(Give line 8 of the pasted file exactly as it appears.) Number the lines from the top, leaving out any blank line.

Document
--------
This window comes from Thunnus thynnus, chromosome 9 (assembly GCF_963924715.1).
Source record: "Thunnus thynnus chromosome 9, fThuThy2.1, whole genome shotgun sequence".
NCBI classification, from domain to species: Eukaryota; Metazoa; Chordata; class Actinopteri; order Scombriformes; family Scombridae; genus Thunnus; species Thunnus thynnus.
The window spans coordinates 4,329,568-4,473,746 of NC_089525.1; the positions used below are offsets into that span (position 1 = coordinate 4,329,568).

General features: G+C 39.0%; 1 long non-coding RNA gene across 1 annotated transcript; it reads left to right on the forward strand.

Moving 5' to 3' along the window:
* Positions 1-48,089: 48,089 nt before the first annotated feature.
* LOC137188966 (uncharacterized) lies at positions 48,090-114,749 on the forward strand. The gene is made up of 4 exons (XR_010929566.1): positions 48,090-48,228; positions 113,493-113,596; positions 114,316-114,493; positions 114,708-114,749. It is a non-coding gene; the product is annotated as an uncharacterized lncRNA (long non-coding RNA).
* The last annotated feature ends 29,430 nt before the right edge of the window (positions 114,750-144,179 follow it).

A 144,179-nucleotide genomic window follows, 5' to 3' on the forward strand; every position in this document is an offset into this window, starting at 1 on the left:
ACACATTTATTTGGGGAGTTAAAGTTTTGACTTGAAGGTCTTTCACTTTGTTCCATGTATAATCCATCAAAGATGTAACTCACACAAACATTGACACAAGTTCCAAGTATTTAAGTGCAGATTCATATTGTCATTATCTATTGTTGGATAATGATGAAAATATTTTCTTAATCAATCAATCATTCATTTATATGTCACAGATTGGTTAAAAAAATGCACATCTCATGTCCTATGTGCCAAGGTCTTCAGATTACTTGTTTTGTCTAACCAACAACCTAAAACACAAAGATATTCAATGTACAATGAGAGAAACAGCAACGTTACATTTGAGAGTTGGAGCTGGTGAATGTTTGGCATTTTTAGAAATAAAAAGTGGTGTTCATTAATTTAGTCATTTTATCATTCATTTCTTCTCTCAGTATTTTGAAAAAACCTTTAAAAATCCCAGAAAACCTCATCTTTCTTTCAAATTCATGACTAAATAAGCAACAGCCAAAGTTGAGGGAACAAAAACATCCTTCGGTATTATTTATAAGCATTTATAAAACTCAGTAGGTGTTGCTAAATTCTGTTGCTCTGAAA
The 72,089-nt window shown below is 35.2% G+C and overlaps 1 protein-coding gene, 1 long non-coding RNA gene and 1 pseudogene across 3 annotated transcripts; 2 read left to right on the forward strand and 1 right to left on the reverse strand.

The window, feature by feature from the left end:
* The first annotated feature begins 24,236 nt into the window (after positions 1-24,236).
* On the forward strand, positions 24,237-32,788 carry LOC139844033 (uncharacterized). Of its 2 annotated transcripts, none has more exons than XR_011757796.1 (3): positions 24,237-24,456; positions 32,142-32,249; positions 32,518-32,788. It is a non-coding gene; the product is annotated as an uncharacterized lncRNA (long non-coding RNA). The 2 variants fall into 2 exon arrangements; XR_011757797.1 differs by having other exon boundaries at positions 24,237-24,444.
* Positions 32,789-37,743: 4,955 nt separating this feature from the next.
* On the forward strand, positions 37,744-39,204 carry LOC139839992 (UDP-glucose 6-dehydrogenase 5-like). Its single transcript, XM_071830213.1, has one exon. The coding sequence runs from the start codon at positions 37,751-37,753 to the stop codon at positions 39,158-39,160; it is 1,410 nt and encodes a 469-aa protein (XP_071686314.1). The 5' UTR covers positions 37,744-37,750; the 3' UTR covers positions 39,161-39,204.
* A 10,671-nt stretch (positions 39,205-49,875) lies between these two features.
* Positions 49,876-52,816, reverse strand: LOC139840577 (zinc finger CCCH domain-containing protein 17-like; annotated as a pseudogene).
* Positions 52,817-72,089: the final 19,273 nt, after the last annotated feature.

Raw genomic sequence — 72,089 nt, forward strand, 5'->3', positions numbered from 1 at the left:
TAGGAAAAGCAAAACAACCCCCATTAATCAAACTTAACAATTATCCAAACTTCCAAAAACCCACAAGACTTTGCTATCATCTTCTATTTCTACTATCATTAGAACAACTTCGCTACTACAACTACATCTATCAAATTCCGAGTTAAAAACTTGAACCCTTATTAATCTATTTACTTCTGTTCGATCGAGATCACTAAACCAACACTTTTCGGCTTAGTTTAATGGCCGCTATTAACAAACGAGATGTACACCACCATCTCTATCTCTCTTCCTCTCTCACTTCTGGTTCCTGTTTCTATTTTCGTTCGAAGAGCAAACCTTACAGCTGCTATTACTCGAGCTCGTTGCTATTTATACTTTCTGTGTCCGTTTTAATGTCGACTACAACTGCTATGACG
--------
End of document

* LOC137188966 (uncharacterized) lies at positions 48,090-114,749 on the forward strand. The gene is made up of 4 exons (XR_010929566.1): positions 48,090-48,228; positions 113,493-113,596; positions 114,316-114,493; positions 114,708-114,749. It is a non-coding gene; the product is annotated as an uncharacterized lncRNA (long non-coding RNA).